Our Mission

The mission of the National Association for the Advancement of Colored People is to ensure the political, educational, social, and economic equality of rights of all persons and to eliminate racial hatred and racial discrimination.

Vision Statement

The vision of the National Association for the Advancement of Colored People is to ensure a society in which all individuals have equal rights and there is no racial hatred or racial discrimination.


The following statement of objectives is found on the first page of the NAACP Constitution and the principal objectives of the Association shall be:

  • – To ensure the political, educational, social, and economic equality of all citizens
  • – To achieve equality of rights and eliminate race prejudice among the citizens of the United States
  • – To remove all barriers of racial discrimination through democratic processes
  • – To seek enactment and enforcement of federal, state, and local laws securing civil rights
  • – To inform the public of the adverse effects of racial discrimination and to seek its elimination
  • – To educate persons as to their constitutional rights and to take all lawful action to secure the            exercise thereof, and to take any other lawful action in furtherance of these objectives, consistent  with the NAACP’s Articles of Incorporation and this Constitution.

Our History

The Pacoima Branch NAACP #1064 was organized by a small group of concerned citizens who were determined they would join in the struggle for fair and equal rights for ‘Negroes’ and other minorities.

Jessie Mitchell took the helm along with others, and set out on a door to door campaign to solicit more supporters in April 1955. One month later they had 50 members and met the qualifications of the National Board to receive their charter.

On May 9, 1955, the Pacoima Branch NAACP charter was signed by the Honorable H. Cofin, Mayor of Pacoima .. This historical event took place at Pacoima Junior High School.

The first officers elected to the Pacoima Branch were:

  • President – Charles Ware
  • 1st Vice President – Rosa L. Broadous
  • 2nd Vice President – Jessie Mitchell
  • Secretary – Georgia Durham
  • Assistant Secretary – Dorothy LeFlore
  • Parliamentarian – Rev. Roy W. Bell
  • Parliamentarian – John Mance
  • Youth Chairman – Mr. James Pate
  • Chaplain – Rev. H. T. Broadous

Members of the Executive Committee: Chairman

  • Dr, George Wilson
  • Mr. James A very
  • Mr. Charles Thrower
  • Mr. Stephen Meigs
  • Mr. Justice Hall

The nation was facing many issues surrounding discrimination and minority disparity. The Branch addressed national concerns at the local level including the Right To Vote BiII- 1957, Fair Employment Act Practice – 1959, Pacoima Branch name changed to San Fernando Valley Branch – 1959, banks and department store employment demonstrations – 1960, school and housing discriminations mid 60’s, assisted in calming the city during the Watts riot – 1965, monitoring the fairness of disaster relief during the 1971 earthquake, throughout the 70’s the Branch sat on many legislative, congressional, senate council bodies to represent and defend the rights of minorities, and into the 80’s the Branch assisted minority-owned business in the communities in obtaining small business loans and contracts, the collaboration of the one million more voter registration march -1984, the NAACP Image Award – 1989, college discrimination and protest – 1990’s, Rodney King beating – 1992, earthquake survival- 1994, overseas support for Soweto and Rwanda, many community collaborated marches against gang violence, support – the 2000 census, and ongoing federal, state and local programs promoting quality of life through recycling, energy resource and financial literacy.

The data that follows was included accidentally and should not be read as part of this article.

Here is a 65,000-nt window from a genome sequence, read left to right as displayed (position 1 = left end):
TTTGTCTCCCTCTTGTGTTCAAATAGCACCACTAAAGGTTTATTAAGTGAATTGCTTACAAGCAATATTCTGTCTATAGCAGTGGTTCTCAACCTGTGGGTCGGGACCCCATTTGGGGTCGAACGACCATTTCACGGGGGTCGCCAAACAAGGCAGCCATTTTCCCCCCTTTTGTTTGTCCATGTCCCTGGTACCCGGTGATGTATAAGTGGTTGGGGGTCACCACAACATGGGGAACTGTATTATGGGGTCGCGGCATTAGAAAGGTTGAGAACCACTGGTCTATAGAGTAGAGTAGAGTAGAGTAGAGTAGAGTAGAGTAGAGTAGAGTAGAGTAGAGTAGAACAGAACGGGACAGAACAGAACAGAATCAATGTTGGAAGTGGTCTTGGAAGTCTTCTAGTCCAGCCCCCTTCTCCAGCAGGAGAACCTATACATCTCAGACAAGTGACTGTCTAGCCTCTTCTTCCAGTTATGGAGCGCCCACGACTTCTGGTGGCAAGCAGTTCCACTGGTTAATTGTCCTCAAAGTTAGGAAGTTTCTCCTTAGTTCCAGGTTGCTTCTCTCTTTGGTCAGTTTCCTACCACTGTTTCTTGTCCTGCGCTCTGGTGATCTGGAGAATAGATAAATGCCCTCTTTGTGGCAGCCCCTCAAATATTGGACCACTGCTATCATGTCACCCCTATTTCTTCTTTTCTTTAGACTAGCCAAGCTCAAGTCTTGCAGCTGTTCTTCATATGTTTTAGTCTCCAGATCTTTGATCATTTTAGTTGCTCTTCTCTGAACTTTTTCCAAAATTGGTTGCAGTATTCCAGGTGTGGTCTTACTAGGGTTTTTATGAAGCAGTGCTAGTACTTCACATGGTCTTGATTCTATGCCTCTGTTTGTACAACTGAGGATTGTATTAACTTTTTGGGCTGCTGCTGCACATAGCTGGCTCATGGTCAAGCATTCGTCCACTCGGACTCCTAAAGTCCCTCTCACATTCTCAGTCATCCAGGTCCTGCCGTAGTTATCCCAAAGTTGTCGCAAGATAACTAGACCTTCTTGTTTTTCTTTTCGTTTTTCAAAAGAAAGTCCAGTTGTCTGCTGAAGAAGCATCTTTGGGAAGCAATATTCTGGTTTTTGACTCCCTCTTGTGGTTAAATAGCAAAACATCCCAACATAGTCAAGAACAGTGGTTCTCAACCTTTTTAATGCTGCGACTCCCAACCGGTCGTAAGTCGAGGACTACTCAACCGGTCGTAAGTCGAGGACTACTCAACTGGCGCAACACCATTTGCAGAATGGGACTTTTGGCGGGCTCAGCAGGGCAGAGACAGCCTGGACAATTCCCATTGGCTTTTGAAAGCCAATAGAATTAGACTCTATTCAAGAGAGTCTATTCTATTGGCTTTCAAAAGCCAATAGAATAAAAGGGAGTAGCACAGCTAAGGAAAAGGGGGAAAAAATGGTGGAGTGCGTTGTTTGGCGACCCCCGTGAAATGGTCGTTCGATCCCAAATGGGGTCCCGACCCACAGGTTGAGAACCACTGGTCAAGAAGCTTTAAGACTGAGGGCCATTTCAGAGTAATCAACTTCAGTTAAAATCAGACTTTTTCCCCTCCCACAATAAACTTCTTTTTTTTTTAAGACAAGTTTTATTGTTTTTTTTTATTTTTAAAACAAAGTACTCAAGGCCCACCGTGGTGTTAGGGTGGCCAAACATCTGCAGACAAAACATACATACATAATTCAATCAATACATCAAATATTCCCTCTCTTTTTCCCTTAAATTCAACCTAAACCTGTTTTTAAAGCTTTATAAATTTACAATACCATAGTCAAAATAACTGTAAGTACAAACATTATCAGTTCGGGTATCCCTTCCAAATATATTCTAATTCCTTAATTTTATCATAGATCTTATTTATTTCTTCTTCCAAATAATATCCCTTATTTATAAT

Our Branch networks with many community-based organizations, businesses, schools and government agencies tapping into the various resources needed to equip individuals and families with the tools to succeed beyond the veil of discrimination.

We are grateful to everyone who has contributed in anyway to the success of our Branch. its challenges and goals.

God Bless you all.

Current Leadership

Roz PhotoPresident – Rosalind Scarbrough

Rosalind Scarbrough President for second term is an NAACP life member just wants to do God’s will in her life and make a difference in the world. Her favorite scripture is Philippians 4:13. I can do all things through Christ who strengthens me.

theoGates1st Vice President -Theo Gates

2nd Vice President – Fannie Long

 3rd Vice President – Pauline Zaimah

 4th Vice President – Mamie Nelson


GloriaPalmerSecretary – Glory Palmer
Mother Palmer has 30 years of experience as a legal secretary.  She is an active church member and enjoys being of service to people of all ages regularly seeking to be a witness for Christ. She has four daughters, one son and eleven grandchildren.  She believes the older we become the more graceful and grateful to God we should be for his many blessings.


NAACP Links To:

Western Region

Antelope Valley Branch
Beverly Hills/Hollywood Branch
Lake Elsinore Branch
Los Angeles Branch
North San Diego County Branch
Richmond Branch
Sacramento Branch
San Jose Branch

NAACP’s First Elected Officers

May 30, 1910

Moorfield Storey

Executive Committee Chair
William English Walling

John E. Milholland

Disbursing Treasurer
Oswald Garrison Villard

Executive Secretary
Frances Blascoer

Director of Publicity and Research
Dr. W.E.B. Du Bois.

San Fernando Valley NAACP Branch #1064  P O Box 922092, Sylmar, CA  91392